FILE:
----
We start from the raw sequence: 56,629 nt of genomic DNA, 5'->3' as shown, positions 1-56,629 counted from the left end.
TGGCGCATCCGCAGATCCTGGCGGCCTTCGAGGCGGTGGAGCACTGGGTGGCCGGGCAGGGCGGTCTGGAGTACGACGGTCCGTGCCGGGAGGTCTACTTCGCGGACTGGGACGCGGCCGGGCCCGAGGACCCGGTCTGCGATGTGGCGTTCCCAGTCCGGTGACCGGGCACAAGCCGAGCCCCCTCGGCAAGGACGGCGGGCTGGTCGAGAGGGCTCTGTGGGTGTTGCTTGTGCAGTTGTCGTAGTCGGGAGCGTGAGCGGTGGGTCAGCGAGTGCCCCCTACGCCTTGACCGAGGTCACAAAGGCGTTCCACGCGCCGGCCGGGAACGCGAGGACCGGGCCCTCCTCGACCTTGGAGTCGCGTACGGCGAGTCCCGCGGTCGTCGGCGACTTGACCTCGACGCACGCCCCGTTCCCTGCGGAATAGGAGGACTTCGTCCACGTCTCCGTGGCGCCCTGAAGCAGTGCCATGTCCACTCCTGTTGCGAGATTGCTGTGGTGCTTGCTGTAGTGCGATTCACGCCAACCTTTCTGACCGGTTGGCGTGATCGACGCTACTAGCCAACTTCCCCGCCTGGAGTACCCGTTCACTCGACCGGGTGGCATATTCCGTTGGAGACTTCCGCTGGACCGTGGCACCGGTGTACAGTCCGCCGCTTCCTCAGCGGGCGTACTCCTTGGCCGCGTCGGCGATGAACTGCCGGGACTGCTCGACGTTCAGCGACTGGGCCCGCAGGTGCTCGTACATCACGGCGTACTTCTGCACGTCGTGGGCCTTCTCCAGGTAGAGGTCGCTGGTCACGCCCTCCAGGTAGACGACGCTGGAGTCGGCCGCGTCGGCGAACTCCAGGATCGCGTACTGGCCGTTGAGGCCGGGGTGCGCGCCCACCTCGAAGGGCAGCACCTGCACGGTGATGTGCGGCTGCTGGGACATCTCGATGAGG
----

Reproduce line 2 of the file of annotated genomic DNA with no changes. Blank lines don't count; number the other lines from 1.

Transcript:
TGGCGCATCCGCAGATCCTGGCGGCCTTCGAGGCGGTGGAGCACTGGGTGGCCGGGCAGGGCGGTCTGGAGTACGACGGTCCGTGCCGGGAGGTCTACTTCGCGGACTGGGACGCGGCCGGGCCCGAGGACCCGGTCTGCGATGTGGCGTTCCCAGTCCGGTGACCGGGCACAAGCCGAGCCCCCTCGGCAAGGACGGCGGGCTGGTCGAGAGGGCTCTGTGGGTGTTGCTTGTGCAGTTGTCGTAGTCGGGAGCGTGAGCGGTGGGTCAGCGAGTGCCCCCTACGCCTTGACCGAGGTCACAAAGGCGTTCCACGCGCCGGCCGGGAACGCGAGGACCGGGCCCTCCTCGACCTTGGAGTCGCGTACGGCGAGTCCCGCGGTCGTCGGCGACTTGACCTCGACGCACGCCCCGTTCCCTGCGGAATAGGAGGACTTCGTCCACGTCTCCGTGGCGCCCTGAAGCAGTGCCATGTCCACTCCTGTTGCGAGATTGCTGTGGTGCTTGCTGTAGTGCGATTCACGCCAACCTTTCTGACCGGTTGGCGTGATCGACGCTACTAGCCAACTTCCCCGCCTGGAGTACCCGTTCACTCGACCGGGTGGCATATTCCGTTGGAGACTTCCGCTGGACCGTGGCACCGGTGTACAGTCCGCCGCTTCCTCAGCGGGCGTACTCCTTGGCCGCGTCGGCGATGAACTGCCGGGACTGCTCGACGTTCAGCGACTGGGCCCGCAGGTGCTCGTACATCACGGCGTACTTCTGCACGTCGTGGGCCTTCTCCAGGTAGAGGTCGCTGGTCACGCCCTCCAGGTAGACGACGCTGGAGTCGGCCGCGTCGGCGAACTCCAGGATCGCGTACTGGCCGTTGAGGCCGGGGTGCGCGCCCACCTCGAAGGGCAGCACCTGCACGGTGATGTGCGGCTGCTGGGACATCTCGATGAGG